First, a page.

Sunday, 23 October 2016

Vaclovas RAGINIS

This portrait of Raginis painted by Neliubsys
hangs in Adelaide Lithuanian House
A testimonial life to Lithuania

Vaclovas was born to be a public figure. He was born in the middle of winter on 5th February 1910 in Vilnius. After the first world war he attended Švenčionių school where he was active in literature and sport clubs. At only 14 years he was producing a fortnightly school newsletter “Vienybe’ (Unity). He spoke several languages, as well as Lithuanian he spoke Polish, Russian and German. His activeness in Lithuanian activities, instigated the Polish government calling for his removal from high school. At this time Vilnius region was occupied by Poland.

In 1926 he was able to enrol in Vilniaus Lithuanian seminary and later to Vytautas Didysis school. In 1929 he organised the famous Ažusilės Lithuanian song festival where 2000 people participated.

Sensing that his Lithuanian activities were coming to an end he fled to independent Lithuania. Here he enrolled in the War School where he attained a junior lieutenant position in the Army Reserves. After the course completion he returned to civilian life.

He enrolled in Vytautis Didysis University in Kaunas, where he studied economics in the evening and worked at the Finance Ministry during the day. Kaunas at that time served as the provisional capital and the country’s political, economic and cultural centre. In 1939 he returned to Vilnius to continue his studies at Vilniaus University. Two years later he was employed as a tax inspector for Švenčionėliuose and later Švenčionyse. He married Monika Šluckaitė on 7 October 1933.

As WWII progressed it became apparent to Vaclovas that he would have to leave Lithuania as the Russian army returned. He and his wife withdrew to Germany.

Now displaced, living in temporary accommodation hoping Lithuania would become independent once again he joined the US Army Labour Service Company. He was a Lieutenant in the DLK Algirdas company (4129 Labor Service Company). He served from 2 January 1947 from its formation to the time it was disbanded on the 12 September. From here he was transferred to the 4027 Labor Service Company in Bamberge (Baltic corps). He was discharged only when he received confirmation that he was emigrating to Australia. 

Travelling on the ship Mohammedi, it arrived in Melbourne on the 14th May 1949. After completing his compulsory work agreement with the Australian government, he settled in Geelong. Before long he was actively involved in Lithuanian affairs and was instrumental in establishing a Lithuanian branch of Australian Lithuanian association.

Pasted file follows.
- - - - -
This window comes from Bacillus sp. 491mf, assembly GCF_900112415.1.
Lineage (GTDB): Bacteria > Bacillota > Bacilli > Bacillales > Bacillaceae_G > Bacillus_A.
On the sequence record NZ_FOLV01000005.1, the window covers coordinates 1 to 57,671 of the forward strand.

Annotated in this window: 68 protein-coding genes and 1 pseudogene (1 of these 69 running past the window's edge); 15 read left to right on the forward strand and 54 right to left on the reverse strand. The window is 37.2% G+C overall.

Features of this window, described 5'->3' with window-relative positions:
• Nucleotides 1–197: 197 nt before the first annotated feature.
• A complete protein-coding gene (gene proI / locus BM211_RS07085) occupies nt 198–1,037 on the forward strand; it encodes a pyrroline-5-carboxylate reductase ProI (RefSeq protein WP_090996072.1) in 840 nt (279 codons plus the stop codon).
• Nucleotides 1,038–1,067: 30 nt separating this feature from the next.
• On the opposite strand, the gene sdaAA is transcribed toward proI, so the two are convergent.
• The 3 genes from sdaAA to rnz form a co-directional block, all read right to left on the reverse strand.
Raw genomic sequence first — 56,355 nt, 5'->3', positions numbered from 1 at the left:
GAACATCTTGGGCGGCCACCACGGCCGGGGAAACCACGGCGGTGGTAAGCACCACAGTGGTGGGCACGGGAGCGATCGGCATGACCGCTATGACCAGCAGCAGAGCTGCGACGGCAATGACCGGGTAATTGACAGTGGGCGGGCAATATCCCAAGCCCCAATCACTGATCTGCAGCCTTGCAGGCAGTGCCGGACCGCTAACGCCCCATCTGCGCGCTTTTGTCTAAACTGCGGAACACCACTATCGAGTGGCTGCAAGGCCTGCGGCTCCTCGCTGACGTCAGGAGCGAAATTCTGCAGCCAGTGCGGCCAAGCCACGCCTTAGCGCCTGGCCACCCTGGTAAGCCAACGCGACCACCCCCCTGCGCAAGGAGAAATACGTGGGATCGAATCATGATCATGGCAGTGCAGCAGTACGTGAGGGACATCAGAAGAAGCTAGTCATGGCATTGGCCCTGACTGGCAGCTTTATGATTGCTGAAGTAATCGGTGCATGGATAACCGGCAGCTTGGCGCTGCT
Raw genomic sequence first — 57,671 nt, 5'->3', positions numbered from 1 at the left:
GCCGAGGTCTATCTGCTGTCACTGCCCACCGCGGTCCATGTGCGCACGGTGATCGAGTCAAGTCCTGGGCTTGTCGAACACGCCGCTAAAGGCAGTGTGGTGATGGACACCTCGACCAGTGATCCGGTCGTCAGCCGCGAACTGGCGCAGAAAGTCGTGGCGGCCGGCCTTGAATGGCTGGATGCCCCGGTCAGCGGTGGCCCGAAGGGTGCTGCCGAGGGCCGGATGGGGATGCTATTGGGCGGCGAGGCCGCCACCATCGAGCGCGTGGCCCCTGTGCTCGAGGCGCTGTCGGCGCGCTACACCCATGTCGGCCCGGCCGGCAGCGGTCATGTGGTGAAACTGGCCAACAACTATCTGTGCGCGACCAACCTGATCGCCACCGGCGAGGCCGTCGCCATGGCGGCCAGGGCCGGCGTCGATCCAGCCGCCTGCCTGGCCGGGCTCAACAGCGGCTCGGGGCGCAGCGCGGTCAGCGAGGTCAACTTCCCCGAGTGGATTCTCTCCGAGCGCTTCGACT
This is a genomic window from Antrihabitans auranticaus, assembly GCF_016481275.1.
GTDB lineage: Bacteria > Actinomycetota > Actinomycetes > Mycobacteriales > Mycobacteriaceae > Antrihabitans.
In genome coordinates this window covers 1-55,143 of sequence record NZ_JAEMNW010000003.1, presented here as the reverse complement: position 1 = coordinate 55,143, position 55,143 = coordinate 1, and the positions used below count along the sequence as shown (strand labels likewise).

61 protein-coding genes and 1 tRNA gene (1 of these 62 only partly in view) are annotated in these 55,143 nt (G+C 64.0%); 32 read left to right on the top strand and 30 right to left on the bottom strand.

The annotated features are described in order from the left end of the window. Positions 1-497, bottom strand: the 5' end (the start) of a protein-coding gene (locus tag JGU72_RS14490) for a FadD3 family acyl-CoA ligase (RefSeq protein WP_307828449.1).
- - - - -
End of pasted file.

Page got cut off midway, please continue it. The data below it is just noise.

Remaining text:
He later moved to Adelaide (1954) where he became involved with the community. Raginis understood that a community house was very important and formed the Adelaide Lithuanian Association of which he was President for ten years. During that time money was collected for purchasing a community house. He was awarded a life member of the Adelaide Lithuanian Association.

In 1963 he and his wife Ona were invited by the Government of South Australia to attend the Royal Music Festival at which Queen Elizabeth II and Prince Philip were present.

Unfortunately, his health failed him and he withdrew from some community commitments. In 1970 he formed an Adelaide branch of the Lietuvos Atgimimo Sąjūdžio skyriaus (Lithuanian Nationalist Movement).

Raginis life work was for the country he left behind, he felt strongly for the youth and encouraged them to keep their heritage. 

On June 14, 1971, the whole Lithuanian community attended his funeral and commitment at Centennial Park. He passed away three days earlier in hospital after a hefty illness. He was survived by his wife.


Thursday, 13 October 2016

Circle of Amber

A novel by former Adelaide resident, Jura Reilly, Circle of Amber.
 
Set in Lithuania and Australia, " Circle Of Amber" explores the themes of murder, vengeance, loss and betrayal against the back drop of two World Wars. The main characters are forced to make decisions that wrench them from their families and friends. A recipe section has been included at the back of the novel.
 
Kristina's life in the tiny village of Ventuva, northwest Lithuania, seems idyllic until her husband Romas is brutally murdered. Forced to raise three young children on her own, she relies on the ancient gods and her mother Elena for guidance. Trying to retain her country's traditions during two world wars, Kristina battles to overcome poverty and the villagers' suspicions. On the other side of the world, in Australia, Gaila fights her own demons. Then she finds a small leather bound book amongst her mother's possessions. Does it hold the key to a family mystery?

Bonus recipes in the back of the book.

You can purchase the book through Amazon.
https://www.amazon.com/Circle-Amber-Jura-Reilly/dp/0995386803/ref=sr_1_1?ie=UTF8&qid=1475576217&sr=8-

There is also a Facebook page. https://www.facebook.com/jurasamber/about/?entry_point=page_nav_about_item&tab=page_info&__mref=message_bubble
 

Sunday, 2 October 2016

Have you seen her?

This appeared in the Advertiser on Saturday 6 September 1952.  Her surname is spelled incorrectly, it should be Kulisauskas.  This article appears twice but there is no follow up as to is she was found.  Tragically her father had been killed 18 months previously when the motorcycle he was travelling on collided with a bus at Largs North. 
 
I wonder what happened to her?